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Higher Education: Finance

Innovation, Universities and Skills written question – answered on 2nd April 2009.

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Photo of Jeremy Corbyn Jeremy Corbyn Labour, Islington North

To ask the Secretary of State for Innovation, Universities and Skills what recent assessment he has made of the suitability of the funding process for universities which are involved in initiatives to widen participation in higher education.

Photo of David Lammy David Lammy Minister of State (Department for Innovation, Universities and Skills) (Higher Education & Intellectual Property)

The Higher Education Funding Council for England assists universities with the additional costs of recruiting students from non-traditional backgrounds. The funding is calculated in such a way as to reflect the students from non-traditional backgrounds that an institution has already recruited. It is paid to institutions as part of their teaching and learning budget, and it is not ring-fenced for any specific activities.

An assessment of its effectiveness is a matter for the Funding Council, however, a 2006 assessment made by the Funding Council found that evidence for the impact of the allocation on institutional behaviour was strong, and that there was persuasive evidence of the effectiveness of specific institutional interventions.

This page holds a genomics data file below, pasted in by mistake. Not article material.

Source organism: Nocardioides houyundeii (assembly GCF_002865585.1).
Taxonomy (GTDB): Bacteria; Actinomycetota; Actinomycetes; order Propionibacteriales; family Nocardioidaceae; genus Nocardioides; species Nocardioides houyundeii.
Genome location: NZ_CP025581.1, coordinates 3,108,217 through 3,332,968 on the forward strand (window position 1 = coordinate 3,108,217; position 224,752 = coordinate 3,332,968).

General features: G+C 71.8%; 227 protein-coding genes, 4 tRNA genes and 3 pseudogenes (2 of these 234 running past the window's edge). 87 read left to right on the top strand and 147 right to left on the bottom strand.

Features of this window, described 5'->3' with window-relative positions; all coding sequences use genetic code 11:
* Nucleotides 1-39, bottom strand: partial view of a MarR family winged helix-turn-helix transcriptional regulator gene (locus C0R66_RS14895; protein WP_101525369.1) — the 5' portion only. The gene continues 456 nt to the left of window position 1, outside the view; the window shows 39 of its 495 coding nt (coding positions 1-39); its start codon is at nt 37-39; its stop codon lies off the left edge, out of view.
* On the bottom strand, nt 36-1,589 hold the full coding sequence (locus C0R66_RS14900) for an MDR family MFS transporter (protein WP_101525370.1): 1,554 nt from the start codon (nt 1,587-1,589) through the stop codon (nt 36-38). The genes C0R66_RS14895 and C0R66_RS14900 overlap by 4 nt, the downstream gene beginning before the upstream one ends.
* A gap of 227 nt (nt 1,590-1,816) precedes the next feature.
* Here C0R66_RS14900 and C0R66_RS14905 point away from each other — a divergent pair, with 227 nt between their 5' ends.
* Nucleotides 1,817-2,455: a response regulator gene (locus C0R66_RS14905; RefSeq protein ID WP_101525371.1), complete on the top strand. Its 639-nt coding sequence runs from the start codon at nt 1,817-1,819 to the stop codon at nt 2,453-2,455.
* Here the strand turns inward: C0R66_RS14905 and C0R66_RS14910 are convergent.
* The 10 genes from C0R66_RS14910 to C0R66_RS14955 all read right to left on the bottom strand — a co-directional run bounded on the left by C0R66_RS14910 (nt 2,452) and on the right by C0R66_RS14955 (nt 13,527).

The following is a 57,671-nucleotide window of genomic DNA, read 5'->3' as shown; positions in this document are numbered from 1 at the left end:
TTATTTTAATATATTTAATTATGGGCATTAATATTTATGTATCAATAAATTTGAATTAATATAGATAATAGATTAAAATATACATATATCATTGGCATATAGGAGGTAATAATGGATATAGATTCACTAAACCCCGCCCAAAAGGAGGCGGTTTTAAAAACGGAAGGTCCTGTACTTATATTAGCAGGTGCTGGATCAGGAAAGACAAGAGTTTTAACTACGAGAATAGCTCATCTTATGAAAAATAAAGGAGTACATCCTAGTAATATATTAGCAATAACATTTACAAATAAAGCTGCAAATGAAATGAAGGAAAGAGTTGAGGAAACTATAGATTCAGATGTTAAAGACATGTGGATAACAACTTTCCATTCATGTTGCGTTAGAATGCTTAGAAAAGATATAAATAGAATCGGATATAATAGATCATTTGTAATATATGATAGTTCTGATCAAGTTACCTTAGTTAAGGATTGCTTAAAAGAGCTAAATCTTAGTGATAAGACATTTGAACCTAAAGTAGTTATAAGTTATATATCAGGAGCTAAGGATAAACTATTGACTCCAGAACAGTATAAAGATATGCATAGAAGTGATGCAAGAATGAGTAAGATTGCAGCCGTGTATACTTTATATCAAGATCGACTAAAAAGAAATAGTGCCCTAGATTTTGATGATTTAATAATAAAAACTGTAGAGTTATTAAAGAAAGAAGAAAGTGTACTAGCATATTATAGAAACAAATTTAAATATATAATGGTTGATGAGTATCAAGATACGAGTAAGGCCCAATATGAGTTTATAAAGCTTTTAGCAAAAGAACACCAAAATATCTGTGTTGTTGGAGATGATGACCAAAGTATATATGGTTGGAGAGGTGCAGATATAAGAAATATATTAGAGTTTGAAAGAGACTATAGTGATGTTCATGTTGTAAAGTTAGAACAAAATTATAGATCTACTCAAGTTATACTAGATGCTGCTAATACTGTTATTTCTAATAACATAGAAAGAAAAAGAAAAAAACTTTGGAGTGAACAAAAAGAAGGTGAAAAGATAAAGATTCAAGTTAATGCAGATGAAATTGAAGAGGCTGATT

The first Widening Participation Strategic Assessments (WPSAs) will be submitted by higher education institutions to the Funding Council by the end of June. The assessment will contain detailed information about the university's progress in widening participation through information about: the full range of the institution's widening participation activity at an appropriately aggregated level; the detailed targets and milestones set by the university; and the level of resource committed to widening participation, including, but not limited to, the Funding Council's widening participation allocation and the spending on outreach and bursaries covered by access agreements. Universities also receive funding through the Aimhigher initiative.

Evaluation of predecessor programmes shows that they have a significant impact on the aspirations of young people towards university, and their pre-entry attainment levels.

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